Inside the stately sanctuary, where Garden District bluebloods worship, Earl King appeared—his hair elevated with extravagant artistry, his body clad in a suit anyone raised in New Orleans would call “K&B purple,” a shade decidedly more funky than royal. As I had witnessed many times before, once the music commenced, Earl was transformed from a quiet middle-aged individual into a possessed performer with frantic eyes, playing extremely eccentric, angular, atomic guitar passages with his teeth or with the guitar held behind his head. Earl was as wild as Jimi Hendrix, but as I reminded my sons, Earl King was already doing this when Hendrix was still a Seattle schoolboy.
After the performance, Earl shook my sons’ hands and they seemed impressed. For a teenage boy to even pretend that he’s impressed by his parents’ music is quite an achievement. Perhaps they were even more impressed by the purple suit. I realized that my kids were now meeting Earl King at about the same age I was when I first encountered Earl King.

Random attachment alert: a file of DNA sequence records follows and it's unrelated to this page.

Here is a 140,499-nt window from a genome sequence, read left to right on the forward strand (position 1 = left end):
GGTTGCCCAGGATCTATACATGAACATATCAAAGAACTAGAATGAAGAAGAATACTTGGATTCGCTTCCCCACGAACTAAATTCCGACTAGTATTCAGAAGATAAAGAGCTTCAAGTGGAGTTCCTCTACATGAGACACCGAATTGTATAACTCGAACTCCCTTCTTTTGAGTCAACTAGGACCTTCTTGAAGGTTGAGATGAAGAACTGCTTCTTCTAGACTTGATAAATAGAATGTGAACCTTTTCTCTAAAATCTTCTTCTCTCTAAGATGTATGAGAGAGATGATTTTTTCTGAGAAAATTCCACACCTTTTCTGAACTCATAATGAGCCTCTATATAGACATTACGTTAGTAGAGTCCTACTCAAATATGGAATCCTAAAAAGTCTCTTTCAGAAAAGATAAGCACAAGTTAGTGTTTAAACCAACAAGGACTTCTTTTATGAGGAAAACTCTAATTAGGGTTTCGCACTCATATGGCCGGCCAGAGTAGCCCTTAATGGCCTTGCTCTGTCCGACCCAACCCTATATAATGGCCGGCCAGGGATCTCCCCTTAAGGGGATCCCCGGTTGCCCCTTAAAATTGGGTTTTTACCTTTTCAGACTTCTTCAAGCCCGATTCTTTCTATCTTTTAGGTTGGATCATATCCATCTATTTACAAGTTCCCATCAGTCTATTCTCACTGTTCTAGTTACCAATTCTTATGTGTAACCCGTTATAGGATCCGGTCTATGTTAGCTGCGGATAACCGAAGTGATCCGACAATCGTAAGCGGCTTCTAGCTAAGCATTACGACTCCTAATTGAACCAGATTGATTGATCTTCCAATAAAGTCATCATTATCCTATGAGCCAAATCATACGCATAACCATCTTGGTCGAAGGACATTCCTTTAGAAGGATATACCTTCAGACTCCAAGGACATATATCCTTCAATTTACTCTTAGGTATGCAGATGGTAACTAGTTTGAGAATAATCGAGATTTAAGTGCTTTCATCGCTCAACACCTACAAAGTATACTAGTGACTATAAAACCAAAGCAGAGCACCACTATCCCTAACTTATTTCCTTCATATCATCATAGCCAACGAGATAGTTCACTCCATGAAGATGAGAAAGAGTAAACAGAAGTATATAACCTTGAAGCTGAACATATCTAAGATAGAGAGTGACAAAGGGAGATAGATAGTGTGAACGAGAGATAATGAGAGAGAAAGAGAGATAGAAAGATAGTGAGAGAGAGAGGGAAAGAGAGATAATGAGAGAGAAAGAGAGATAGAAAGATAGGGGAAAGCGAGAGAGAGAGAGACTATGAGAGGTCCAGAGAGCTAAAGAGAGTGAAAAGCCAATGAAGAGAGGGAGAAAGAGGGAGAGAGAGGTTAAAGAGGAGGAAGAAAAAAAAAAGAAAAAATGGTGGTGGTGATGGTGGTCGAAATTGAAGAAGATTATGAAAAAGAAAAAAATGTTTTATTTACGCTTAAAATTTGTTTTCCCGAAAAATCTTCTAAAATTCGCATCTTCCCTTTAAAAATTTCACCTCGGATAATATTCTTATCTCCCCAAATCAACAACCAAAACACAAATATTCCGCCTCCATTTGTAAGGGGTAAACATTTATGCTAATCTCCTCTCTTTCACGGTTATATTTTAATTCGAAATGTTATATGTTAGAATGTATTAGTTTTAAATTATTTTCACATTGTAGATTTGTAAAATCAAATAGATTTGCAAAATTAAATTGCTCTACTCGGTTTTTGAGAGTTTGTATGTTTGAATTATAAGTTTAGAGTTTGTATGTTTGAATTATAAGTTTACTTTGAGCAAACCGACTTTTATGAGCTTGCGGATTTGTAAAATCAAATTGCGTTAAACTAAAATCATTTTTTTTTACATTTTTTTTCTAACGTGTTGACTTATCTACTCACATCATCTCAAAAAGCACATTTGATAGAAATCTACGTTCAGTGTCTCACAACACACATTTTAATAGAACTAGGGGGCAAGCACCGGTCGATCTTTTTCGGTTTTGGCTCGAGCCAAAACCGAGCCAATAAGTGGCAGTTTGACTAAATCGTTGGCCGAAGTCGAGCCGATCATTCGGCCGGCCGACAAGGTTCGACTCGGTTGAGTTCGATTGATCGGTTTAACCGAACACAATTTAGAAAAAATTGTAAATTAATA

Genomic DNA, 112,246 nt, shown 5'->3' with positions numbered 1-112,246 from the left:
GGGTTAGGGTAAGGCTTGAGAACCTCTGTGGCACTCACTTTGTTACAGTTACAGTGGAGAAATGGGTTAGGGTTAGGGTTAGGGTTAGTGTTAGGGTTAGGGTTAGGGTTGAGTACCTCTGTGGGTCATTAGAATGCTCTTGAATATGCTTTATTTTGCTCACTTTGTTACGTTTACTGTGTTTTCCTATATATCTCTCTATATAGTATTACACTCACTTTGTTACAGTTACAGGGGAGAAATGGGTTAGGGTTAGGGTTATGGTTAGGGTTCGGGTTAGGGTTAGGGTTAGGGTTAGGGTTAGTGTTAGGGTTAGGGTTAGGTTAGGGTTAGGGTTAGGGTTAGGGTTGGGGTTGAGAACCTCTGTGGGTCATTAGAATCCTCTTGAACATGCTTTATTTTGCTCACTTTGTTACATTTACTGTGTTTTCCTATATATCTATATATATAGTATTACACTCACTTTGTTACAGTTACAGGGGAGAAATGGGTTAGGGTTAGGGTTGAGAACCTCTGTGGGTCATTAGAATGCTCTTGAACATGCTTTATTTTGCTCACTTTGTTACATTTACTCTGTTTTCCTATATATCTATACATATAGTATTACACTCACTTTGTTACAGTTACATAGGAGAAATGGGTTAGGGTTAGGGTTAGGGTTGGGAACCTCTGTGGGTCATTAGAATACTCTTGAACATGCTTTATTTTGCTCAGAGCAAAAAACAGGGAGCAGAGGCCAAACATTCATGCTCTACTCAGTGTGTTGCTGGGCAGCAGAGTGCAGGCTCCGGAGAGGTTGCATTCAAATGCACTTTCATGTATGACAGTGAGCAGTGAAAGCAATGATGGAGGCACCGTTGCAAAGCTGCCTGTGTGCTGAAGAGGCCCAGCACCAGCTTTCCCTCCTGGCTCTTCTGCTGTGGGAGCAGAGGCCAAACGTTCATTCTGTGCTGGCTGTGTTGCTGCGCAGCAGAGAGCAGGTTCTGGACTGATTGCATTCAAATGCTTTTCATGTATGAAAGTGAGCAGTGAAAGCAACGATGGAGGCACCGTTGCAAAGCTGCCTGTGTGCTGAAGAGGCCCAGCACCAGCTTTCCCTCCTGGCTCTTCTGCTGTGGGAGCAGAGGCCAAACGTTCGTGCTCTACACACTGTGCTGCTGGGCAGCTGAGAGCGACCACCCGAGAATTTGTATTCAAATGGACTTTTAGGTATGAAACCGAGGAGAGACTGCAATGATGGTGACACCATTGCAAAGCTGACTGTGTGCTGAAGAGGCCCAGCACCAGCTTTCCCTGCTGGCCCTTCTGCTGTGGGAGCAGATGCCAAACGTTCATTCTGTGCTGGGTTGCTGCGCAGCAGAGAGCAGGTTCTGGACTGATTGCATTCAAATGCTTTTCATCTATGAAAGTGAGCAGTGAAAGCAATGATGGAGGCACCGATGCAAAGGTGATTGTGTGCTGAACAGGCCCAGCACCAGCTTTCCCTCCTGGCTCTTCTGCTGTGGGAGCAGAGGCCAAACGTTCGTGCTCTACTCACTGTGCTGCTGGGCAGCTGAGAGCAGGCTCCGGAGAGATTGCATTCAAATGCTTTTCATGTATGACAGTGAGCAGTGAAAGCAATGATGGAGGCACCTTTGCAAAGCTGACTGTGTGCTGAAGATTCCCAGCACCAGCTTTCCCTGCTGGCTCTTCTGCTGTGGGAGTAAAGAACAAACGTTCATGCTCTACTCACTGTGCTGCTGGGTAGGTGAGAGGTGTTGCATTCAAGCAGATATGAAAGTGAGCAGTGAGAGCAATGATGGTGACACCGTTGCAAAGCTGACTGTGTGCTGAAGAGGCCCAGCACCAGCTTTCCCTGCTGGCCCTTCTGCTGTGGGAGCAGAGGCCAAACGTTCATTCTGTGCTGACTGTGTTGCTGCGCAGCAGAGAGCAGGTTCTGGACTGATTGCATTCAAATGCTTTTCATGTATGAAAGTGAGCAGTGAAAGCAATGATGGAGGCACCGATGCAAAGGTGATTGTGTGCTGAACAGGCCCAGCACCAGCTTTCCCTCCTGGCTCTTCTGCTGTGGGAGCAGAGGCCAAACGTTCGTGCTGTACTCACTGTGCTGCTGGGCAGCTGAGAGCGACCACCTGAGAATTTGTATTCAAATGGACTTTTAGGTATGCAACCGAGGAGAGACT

In 1970, I was working at Jim Russell’s record shop on Magazine Street. In those days, Mr. (33 years later, I still refer to him as “Mr.”) Russell’s primary business was as a one-stop, a place where small-time, predominantly black retailers could purchase copies of the latest hits to sell to their customers. These retailers included entrepreneurs who drove around the city in vans with loudspeakers attached to their roofs, blasting out music and selling records, like Popsicles, directly from the trucks.
My job was to memorize the title, artist, label, serial number and label color of these 45 rpm records and to be able to pull orders as quickly as possible. Given the economic exigencies of our customers, they often would buy two or three copies of 50 different records.